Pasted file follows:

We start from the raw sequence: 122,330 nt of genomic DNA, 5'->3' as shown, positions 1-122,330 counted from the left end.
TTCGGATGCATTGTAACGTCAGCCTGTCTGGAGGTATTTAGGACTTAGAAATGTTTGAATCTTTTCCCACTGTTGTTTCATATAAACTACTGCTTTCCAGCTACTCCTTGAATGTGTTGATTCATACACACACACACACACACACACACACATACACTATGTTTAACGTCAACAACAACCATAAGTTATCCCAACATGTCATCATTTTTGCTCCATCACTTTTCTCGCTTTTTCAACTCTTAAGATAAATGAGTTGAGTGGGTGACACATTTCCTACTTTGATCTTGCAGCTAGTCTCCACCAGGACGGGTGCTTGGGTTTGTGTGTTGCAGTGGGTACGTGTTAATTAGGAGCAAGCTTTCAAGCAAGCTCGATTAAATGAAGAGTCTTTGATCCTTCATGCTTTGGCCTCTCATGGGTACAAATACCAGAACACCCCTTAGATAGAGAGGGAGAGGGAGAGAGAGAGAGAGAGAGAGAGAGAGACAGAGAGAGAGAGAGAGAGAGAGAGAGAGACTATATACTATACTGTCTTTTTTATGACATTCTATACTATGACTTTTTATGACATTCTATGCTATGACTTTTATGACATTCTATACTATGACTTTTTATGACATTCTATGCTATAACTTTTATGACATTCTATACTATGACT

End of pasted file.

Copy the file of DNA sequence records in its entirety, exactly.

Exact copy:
We start from the raw sequence: 122,330 nt of genomic DNA, 5'->3' as shown, positions 1-122,330 counted from the left end.
TTCGGATGCATTGTAACGTCAGCCTGTCTGGAGGTATTTAGGACTTAGAAATGTTTGAATCTTTTCCCACTGTTGTTTCATATAAACTACTGCTTTCCAGCTACTCCTTGAATGTGTTGATTCATACACACACACACACACACACACACACATACACTATGTTTAACGTCAACAACAACCATAAGTTATCCCAACATGTCATCATTTTTGCTCCATCACTTTTCTCGCTTTTTCAACTCTTAAGATAAATGAGTTGAGTGGGTGACACATTTCCTACTTTGATCTTGCAGCTAGTCTCCACCAGGACGGGTGCTTGGGTTTGTGTGTTGCAGTGGGTACGTGTTAATTAGGAGCAAGCTTTCAAGCAAGCTCGATTAAATGAAGAGTCTTTGATCCTTCATGCTTTGGCCTCTCATGGGTACAAATACCAGAACACCCCTTAGATAGAGAGGGAGAGGGAGAGAGAGAGAGAGAGAGAGAGAGAGACAGAGAGAGAGAGAGAGAGAGAGAGAGAGACTATATACTATACTGTCTTTTTTATGACATTCTATACTATGACTTTTTATGACATTCTATGCTATGACTTTTATGACATTCTATACTATGACTTTTTATGACATTCTATGCTATAACTTTTATGACATTCTATACTATGACT